Go to contents

CSAT Preparation for Disabled Students

Posted November. 23, 2005 08:11,   


With the national university entrance exam just a day away, Kim Yeon-soon (37), a teacher responsible for college admission at Samyook rehabilitation school began talking to eight students with cerebral palsy and their parents who attended a preliminary gathering for the College Scholastic Ability Test on the Kyeongun School campus in Jongno-gu at 3:00 p.m. yesterday.

The teacher noticed that they looked happy as though they were on a picnic at first, before gradually looking concerned.

Kim took students one by one to test rooms while trying to maintain a smile.

“You are going to take the test here tomorrow. Do you like it? Just feel comfortable and act as usual. Bundle up tomorrow so that you don’t catch a cold,” she said.

She doesn’t say anything like, “Good luck on your test,” or “You should do well on your test.” She added, “Taking the test itself is a big challenge for them.”

They will take the test at the school together with 16 other students with cerebral palsy living in Seoul. The Ministry of Education and Human Resources Development ensures that students with the same disability will take the test together at the same school.

A total of nine students will take the university entrance exam at Samyook Rehabilitation School this year. The class for college admission was established three years ago when universities expanded the scope of special admission to include disabled students. Kim said, “I decided to take the responsibility for the university admission class because I wanted to give goal of life and hope to students.”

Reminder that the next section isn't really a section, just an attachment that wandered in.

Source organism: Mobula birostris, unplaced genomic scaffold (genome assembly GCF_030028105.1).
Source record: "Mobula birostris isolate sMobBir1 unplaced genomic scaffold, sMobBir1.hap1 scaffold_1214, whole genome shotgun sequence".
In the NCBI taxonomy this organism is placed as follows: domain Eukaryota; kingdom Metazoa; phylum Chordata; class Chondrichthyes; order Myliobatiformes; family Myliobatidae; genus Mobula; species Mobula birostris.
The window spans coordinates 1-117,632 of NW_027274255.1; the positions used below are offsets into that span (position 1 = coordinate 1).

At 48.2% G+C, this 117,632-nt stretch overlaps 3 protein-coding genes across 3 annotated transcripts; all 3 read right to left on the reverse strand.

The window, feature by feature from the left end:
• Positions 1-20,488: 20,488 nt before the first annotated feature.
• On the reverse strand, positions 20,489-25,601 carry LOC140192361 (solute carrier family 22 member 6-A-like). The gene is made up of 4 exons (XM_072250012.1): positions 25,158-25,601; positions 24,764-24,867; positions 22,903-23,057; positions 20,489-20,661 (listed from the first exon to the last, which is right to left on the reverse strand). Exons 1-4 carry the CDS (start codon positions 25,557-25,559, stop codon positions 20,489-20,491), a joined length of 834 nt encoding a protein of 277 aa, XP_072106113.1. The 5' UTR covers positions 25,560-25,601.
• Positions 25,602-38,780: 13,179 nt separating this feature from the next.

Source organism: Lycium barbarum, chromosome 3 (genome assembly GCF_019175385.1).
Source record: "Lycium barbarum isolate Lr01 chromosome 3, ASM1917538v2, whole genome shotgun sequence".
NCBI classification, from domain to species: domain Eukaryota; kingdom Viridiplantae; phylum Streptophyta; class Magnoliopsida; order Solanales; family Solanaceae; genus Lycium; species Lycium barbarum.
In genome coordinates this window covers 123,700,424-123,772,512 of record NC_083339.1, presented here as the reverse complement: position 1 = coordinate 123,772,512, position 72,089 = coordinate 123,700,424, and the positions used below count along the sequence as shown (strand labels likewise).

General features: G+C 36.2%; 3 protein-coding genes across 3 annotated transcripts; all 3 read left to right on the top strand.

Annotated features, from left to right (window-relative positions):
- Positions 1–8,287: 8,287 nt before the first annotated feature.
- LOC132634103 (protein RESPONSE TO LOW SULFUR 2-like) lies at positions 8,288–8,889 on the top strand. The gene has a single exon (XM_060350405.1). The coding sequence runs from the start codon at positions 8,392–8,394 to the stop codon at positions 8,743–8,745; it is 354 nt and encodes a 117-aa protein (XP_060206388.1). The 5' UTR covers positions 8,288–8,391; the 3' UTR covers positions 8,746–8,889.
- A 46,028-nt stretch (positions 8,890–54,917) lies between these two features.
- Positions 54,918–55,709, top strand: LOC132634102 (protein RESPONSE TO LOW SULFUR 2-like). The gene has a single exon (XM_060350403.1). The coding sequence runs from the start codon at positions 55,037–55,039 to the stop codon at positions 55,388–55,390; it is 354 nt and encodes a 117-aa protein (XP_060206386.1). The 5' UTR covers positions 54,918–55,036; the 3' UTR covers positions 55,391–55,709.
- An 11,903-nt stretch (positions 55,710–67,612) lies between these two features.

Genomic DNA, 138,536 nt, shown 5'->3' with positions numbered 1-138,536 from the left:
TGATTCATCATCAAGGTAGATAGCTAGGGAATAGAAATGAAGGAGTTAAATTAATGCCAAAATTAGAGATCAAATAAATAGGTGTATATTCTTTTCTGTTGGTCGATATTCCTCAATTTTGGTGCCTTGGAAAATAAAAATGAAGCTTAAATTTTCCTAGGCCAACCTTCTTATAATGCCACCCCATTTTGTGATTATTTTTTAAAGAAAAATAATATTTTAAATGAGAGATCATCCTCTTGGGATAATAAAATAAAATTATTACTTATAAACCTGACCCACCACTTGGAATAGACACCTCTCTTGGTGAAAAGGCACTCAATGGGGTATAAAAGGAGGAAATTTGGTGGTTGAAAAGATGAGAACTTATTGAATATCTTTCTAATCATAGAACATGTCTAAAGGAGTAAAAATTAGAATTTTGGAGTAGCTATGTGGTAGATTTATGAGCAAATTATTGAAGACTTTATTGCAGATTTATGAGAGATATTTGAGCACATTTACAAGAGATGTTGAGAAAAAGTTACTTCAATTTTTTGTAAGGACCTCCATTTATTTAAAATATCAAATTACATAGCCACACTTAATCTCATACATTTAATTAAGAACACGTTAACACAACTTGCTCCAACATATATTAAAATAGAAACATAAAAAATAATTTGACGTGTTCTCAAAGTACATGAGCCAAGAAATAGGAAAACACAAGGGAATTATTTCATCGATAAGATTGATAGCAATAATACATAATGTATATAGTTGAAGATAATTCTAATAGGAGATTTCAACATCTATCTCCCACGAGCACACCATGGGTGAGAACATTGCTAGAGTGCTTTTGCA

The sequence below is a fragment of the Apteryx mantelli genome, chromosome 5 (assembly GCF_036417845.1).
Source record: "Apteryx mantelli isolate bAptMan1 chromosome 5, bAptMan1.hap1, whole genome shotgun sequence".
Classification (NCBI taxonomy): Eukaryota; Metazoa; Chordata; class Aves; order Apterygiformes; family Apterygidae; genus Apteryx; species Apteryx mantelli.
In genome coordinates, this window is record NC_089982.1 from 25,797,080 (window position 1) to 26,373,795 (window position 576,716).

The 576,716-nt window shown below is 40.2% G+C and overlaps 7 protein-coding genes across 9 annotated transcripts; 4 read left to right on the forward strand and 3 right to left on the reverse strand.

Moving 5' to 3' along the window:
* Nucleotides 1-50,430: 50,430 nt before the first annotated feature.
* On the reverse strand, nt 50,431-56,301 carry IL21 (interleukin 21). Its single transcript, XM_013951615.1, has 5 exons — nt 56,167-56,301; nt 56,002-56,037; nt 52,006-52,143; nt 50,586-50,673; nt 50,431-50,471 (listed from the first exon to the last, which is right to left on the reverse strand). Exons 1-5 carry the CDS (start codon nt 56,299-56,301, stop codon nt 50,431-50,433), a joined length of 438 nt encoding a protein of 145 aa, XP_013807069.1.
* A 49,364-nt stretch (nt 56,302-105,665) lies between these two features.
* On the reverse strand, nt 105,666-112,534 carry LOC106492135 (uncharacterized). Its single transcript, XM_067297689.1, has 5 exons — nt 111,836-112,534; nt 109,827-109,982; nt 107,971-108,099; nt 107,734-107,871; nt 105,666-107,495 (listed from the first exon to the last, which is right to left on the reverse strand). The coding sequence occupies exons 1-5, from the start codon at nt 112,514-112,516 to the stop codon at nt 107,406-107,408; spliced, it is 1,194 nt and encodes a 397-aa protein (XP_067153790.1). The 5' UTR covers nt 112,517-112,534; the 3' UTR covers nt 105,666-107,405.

The enthusiasm and expectation for the class is higher than expected. In 2002, the first year the special admission was implemented, 15 students took the test and 10 of them succeeded in entering universities. In 2003, nine out of 15, and last year, 2004, all 14 students were admitted to universities.

Like other students attending ordinary high schools, they take regular classes and supplementary classes and participate in voluntary study from 8:00 a.m. to 9:00 p.m. At home, they watch educational broadcasting programs until 2:00 a.m. to 3:00 a.m..

Cho Hyun-ki (21), who will take the test, is the oldest among them. He entered an elementary school at a later age than other students because of his disability. He is a great student when it comes to school performance and school life, befitting his status as “the oldest student.” He wishes to become a mathematician or a physicist. However, realizing his dream will not be easy. Since there is no science and engineering department at a university that will accept Cho, who has difficulty even reading one page of a book alone, Kim decided to encourage him to apply for humanities departments.

Kim said, “Whenever I have to tell students to change departments because of their disability, I feel bad and I feel like I am a liar, since I usually say to students that they can do anything they want.”

She said, “Universities in Korea still accept only those who are able to adapt themselves to the curriculum and the school environment designed for non-disabled students. Universities are not considerate enough of disabled students.”

She added, “I feel relieved that it will not be that cold tomorrow so that students do not have to suffer from cold while taking the exam. I hope that the wall against disabled people melts.”

Jae-Young Kim jaykim@donga.com